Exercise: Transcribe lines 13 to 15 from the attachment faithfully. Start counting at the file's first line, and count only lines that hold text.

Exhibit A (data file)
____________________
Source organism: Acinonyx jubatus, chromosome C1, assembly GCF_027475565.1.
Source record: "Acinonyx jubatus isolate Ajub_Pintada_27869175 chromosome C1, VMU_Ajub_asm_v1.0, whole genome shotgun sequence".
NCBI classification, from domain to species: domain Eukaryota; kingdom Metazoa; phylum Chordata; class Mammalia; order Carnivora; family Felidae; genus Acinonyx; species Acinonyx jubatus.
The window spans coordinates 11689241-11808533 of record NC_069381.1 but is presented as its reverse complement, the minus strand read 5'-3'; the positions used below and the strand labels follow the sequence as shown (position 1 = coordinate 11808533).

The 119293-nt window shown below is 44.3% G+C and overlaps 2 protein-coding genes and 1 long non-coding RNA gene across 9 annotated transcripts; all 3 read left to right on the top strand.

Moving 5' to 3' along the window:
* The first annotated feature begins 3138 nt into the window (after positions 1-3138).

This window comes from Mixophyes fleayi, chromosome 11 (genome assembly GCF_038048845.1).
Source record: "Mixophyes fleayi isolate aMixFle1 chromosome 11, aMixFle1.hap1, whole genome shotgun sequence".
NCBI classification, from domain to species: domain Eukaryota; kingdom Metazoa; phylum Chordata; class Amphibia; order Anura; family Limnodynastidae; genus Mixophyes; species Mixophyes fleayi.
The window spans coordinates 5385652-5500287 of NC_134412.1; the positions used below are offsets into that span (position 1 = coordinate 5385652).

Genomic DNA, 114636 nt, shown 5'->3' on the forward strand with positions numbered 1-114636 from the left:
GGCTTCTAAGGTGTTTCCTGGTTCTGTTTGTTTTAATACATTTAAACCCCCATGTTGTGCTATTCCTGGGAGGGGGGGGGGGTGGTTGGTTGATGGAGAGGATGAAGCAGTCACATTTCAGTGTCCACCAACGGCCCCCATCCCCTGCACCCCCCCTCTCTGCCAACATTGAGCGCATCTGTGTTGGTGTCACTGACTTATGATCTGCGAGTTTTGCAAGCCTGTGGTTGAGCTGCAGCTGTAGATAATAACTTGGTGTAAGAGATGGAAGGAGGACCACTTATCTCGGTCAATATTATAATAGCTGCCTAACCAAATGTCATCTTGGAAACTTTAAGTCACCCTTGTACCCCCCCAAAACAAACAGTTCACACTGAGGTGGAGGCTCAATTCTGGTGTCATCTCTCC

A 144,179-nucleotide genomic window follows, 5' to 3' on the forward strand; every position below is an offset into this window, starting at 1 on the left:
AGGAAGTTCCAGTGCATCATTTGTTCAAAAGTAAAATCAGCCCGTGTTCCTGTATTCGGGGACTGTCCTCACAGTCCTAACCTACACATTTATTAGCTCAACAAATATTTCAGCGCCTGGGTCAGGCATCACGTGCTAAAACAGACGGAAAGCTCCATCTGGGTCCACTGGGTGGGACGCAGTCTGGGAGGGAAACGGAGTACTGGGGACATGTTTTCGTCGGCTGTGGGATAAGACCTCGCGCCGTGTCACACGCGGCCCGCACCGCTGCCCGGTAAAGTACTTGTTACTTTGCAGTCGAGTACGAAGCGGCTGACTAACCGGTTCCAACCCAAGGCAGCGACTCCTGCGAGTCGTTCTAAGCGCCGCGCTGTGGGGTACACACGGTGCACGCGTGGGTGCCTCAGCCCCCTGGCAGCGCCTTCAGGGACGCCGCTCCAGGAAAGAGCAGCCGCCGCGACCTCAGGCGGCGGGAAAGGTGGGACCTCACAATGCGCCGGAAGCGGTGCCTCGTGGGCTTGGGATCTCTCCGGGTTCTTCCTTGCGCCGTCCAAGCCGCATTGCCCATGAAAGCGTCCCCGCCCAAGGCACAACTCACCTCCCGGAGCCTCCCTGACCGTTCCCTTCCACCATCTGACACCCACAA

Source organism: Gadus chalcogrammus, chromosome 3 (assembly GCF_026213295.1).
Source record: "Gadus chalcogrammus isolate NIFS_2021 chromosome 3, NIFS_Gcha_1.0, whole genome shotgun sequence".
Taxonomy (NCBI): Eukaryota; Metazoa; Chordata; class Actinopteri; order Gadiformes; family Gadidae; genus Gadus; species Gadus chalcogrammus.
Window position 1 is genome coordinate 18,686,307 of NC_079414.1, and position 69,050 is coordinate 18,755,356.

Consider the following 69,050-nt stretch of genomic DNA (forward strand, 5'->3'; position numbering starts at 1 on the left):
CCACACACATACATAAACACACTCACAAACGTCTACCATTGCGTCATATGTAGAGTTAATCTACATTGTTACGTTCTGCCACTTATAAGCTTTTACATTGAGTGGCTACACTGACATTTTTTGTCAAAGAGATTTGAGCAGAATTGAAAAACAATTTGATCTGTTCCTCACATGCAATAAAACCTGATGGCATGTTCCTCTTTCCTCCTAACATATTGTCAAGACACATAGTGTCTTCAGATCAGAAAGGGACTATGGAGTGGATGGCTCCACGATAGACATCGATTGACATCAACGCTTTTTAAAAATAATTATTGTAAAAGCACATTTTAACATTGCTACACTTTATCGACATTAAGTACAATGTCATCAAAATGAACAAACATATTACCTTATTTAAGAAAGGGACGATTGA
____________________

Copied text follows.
GGCTTCTAAGGTGTTTCCTGGTTCTGTTTGTTTTAATACATTTAAACCCCCATGTTGTGCTATTCCTGGGAGGGGGGGGGGGTGGTTGGTTGATGGAGAGGATGAAGCAGTCACATTTCAGTGTCCACCAACGGCCCCCATCCCCTGCACCCCCCCTCTCTGCCAACATTGAGCGCATCTGTGTTGGTGTCACTGACTTATGATCTGCGAGTTTTGCAAGCCTGTGGTTGAGCTGCAGCTGTAGATAATAACTTGGTGTAAGAGATGGAAGGAGGACCACTTATCTCGGTCAATATTATAATAGCTGCCTAACCAAATGTCATCTTGGAAACTTTAAGTCACCCTTGTACCCCCCCAAAACAAACAGTTCACACTGAGGTGGAGGCTCAATTCTGGTGTCATCTCTCC

A 144,179-nucleotide genomic window follows, 5' to 3' on the forward strand; every position below is an offset into this window, starting at 1 on the left:
AGGAAGTTCCAGTGCATCATTTGTTCAAAAGTAAAATCAGCCCGTGTTCCTGTATTCGGGGACTGTCCTCACAGTCCTAACCTACACATTTATTAGCTCAACAAATATTTCAGCGCCTGGGTCAGGCATCACGTGCTAAAACAGACGGAAAGCTCCATCTGGGTCCACTGGGTGGGACGCAGTCTGGGAGGGAAACGGAGTACTGGGGACATGTTTTCGTCGGCTGTGGGATAAGACCTCGCGCCGTGTCACACGCGGCCCGCACCGCTGCCCGGTAAAGTACTTGTTACTTTGCAGTCGAGTACGAAGCGGCTGACTAACCGGTTCCAACCCAAGGCAGCGACTCCTGCGAGTCGTTCTAAGCGCCGCGCTGTGGGGTACACACGGTGCACGCGTGGGTGCCTCAGCCCCCTGGCAGCGCCTTCAGGGACGCCGCTCCAGGAAAGAGCAGCCGCCGCGACCTCAGGCGGCGGGAAAGGTGGGACCTCACAATGCGCCGGAAGCGGTGCCTCGTGGGCTTGGGATCTCTCCGGGTTCTTCCTTGCGCCGTCCAAGCCGCATTGCCCATGAAAGCGTCCCCGCCCAAGGCACAACTCACCTCCCGGAGCCTCCCTGACCGTTCCCTTCCACCATCTGACACCCACAA